But let's get back to the main purpose of the biopsy: finding out what exactly is growing in my throat and neck at a cellular level.

That work is done by a pathologist, an MD who specializes in examining tissues and making diagnoses. In my case the pathologist will take the tissue collected during the biopsy, slice it very thinly, and place the slices on microscope slides. S/he may use stains, which are chemicals applied to the slices to highlight specific aspects of structure, or the presence (or absence) of specific proteins or other molecules.

There are other more complicated tests that can be applied to tissues. For example, to look for some proteins the lab will use immunohistopathology or immunohistochemical staining. Impressive words! The immuno part means they use antibodies (which are part of the immune system). The histo part refers to tissue. You now know what pathology means (by the way, it comes from pathos, meaning "suffering" or "disease" and ology, meaning "study of" or "science of").

Immunohisto- techniques take advantage of the fact that antibodies are very specific about the proteins they will stick to, and when they find that protein they stick to it strongly. Imagine if iron came in different flavors and there were different magnets that would attract each type of iron specifically. That's what immunohistochemical staining does: the proteins whose presence you want to determine are special kinds of iron and the antibodies are the matched magnets. Chemically attach some dye to an antibody, apply the antibody to the tissue and viola! The target protein takes on a color that visually indicates its presence.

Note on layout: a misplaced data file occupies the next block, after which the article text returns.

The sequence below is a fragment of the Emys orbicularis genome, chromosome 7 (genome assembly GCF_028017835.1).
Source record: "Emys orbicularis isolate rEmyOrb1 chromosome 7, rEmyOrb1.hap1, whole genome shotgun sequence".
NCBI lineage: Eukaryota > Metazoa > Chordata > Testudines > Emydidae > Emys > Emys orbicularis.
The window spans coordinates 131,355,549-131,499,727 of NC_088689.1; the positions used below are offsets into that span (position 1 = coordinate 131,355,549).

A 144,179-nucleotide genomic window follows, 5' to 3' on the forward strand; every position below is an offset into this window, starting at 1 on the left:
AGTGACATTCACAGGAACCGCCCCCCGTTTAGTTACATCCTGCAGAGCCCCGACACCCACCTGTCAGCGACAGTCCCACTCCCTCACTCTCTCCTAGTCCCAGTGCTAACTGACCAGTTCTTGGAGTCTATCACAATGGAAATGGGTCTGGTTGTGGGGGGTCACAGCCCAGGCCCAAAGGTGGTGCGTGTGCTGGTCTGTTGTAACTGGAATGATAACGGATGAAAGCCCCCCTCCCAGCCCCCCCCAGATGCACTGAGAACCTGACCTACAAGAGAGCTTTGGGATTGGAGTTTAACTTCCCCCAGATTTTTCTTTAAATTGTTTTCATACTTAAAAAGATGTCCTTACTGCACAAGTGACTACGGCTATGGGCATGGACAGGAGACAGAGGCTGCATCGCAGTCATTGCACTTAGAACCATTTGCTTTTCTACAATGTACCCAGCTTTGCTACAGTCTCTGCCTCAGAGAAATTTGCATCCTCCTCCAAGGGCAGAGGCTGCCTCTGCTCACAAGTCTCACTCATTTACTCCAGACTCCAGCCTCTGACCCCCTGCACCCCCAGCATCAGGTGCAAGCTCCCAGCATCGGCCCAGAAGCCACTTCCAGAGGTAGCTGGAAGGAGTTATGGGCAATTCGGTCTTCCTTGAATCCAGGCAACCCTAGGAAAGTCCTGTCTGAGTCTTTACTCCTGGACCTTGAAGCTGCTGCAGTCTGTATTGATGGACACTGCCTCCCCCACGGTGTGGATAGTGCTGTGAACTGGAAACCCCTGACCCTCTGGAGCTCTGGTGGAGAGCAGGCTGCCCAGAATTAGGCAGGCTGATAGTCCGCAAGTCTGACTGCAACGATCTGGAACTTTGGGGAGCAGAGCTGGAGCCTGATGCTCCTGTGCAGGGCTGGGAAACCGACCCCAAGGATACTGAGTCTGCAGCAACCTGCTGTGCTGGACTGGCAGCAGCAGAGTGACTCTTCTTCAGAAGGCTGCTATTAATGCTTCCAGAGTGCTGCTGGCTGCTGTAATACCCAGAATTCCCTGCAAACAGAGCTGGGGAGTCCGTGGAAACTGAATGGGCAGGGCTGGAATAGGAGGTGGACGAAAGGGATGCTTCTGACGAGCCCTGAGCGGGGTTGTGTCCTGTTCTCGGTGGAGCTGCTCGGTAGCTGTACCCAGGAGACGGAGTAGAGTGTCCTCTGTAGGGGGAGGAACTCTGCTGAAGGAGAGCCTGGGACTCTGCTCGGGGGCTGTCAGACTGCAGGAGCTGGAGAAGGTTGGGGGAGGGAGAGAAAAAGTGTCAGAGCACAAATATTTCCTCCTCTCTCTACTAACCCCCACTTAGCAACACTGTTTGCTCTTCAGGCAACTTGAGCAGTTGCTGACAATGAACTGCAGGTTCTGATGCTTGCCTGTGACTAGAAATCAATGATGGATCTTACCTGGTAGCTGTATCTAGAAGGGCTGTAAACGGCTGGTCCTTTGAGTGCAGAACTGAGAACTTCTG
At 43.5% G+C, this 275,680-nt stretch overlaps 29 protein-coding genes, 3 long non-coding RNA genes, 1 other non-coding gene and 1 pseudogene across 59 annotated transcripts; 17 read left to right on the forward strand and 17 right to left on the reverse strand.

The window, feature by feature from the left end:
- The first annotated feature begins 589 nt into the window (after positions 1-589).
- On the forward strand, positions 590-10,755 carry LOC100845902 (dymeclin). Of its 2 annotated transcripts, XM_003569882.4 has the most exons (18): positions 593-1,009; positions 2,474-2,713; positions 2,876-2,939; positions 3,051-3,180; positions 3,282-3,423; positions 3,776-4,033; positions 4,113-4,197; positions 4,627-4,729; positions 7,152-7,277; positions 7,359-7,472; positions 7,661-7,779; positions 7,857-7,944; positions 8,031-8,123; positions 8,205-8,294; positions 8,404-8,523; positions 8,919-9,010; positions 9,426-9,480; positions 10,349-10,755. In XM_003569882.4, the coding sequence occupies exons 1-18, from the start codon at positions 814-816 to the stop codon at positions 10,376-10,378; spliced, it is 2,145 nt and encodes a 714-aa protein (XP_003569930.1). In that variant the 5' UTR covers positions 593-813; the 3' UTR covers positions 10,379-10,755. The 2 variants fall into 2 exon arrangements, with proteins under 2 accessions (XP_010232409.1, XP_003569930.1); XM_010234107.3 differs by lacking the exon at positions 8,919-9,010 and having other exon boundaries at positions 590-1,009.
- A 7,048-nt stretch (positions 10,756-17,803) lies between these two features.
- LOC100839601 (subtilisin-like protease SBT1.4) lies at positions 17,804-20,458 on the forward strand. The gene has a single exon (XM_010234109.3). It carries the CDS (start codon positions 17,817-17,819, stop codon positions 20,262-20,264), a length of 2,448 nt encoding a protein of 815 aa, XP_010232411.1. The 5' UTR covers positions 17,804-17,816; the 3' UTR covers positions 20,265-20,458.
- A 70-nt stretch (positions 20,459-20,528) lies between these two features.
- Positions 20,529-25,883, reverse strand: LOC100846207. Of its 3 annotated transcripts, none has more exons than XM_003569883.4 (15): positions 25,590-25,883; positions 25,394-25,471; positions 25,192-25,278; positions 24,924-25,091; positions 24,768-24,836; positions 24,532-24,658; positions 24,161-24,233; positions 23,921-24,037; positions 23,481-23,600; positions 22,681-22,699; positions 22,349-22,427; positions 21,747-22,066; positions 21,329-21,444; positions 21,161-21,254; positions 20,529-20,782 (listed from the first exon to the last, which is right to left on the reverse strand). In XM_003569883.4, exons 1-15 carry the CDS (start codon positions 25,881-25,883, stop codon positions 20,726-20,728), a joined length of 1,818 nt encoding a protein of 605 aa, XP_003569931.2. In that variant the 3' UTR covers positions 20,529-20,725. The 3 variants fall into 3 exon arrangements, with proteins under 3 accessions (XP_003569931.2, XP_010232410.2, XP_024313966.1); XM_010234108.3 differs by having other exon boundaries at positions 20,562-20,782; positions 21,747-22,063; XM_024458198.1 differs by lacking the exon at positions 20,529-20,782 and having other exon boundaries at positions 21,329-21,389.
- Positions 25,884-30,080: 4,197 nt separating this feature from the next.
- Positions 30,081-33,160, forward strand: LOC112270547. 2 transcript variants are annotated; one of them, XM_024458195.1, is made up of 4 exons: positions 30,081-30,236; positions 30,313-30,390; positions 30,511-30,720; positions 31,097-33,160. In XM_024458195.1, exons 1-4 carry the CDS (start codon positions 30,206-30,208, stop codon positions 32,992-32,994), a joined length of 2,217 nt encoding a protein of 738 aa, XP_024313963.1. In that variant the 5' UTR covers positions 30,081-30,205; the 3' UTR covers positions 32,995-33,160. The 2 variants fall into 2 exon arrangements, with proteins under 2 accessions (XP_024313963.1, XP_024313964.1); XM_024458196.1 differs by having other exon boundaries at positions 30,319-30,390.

Here's an example of pathology slides stained with antibodies to indicate the presence of specific proteins:

Pathologists are trained to recognize normal tissues as well as abnormal, and to classify the abnormal tissues appropriately. In my case, since the tongue is a muscle the normal cells should be long and smooth and all lined up in the same direction (think "muscle fibers"). Cancer tends to be chaotic: mixed up wrong shapes, disorganized structure, etc. The amazing thing to me is that pathologists can make these evaluations for any cell type in the body: kidney, skin, lung, spleen - you name it.

Lumpy the Lymph Node, if normal, would contain cells that are part of the structure of the node itself, plus immune system cells that transact business in the lymph nodes: T cells, B cells, dendrocytes, etc. Since mine is swollen, it probably contains either way too many of the cells that would normally be there, or cells that shouldn't be there, or both. The pathologist will quantify and classify the cells that are aspirated and diagnose what is ailing Lumpy.

We will anxiously await the pathology report after the biopsy. It will take at least a couple of days. Everything hinges on that report as it will confirm the preliminary diagnosis of malignancy, identify the specific type of cancer and ultimately determine many aspects of the treatment that is in store for me as well as my prognosis.

I think most people know what prognosis means, but just in case let's go back to Greek: pro, meaning "before" and gnosis, "to know". So, "knowing beforehand". In cancer it means "are you going to live", and if not, "how long do you have". It's a prediction, so obviously it's not exact. But there is a lot of treatment history to go by so a cancer prognosis is based on statistical analysis of outcomes of prior cases of the same type.

Given all that is riding on the pathology report, the wait for it is going to feel long.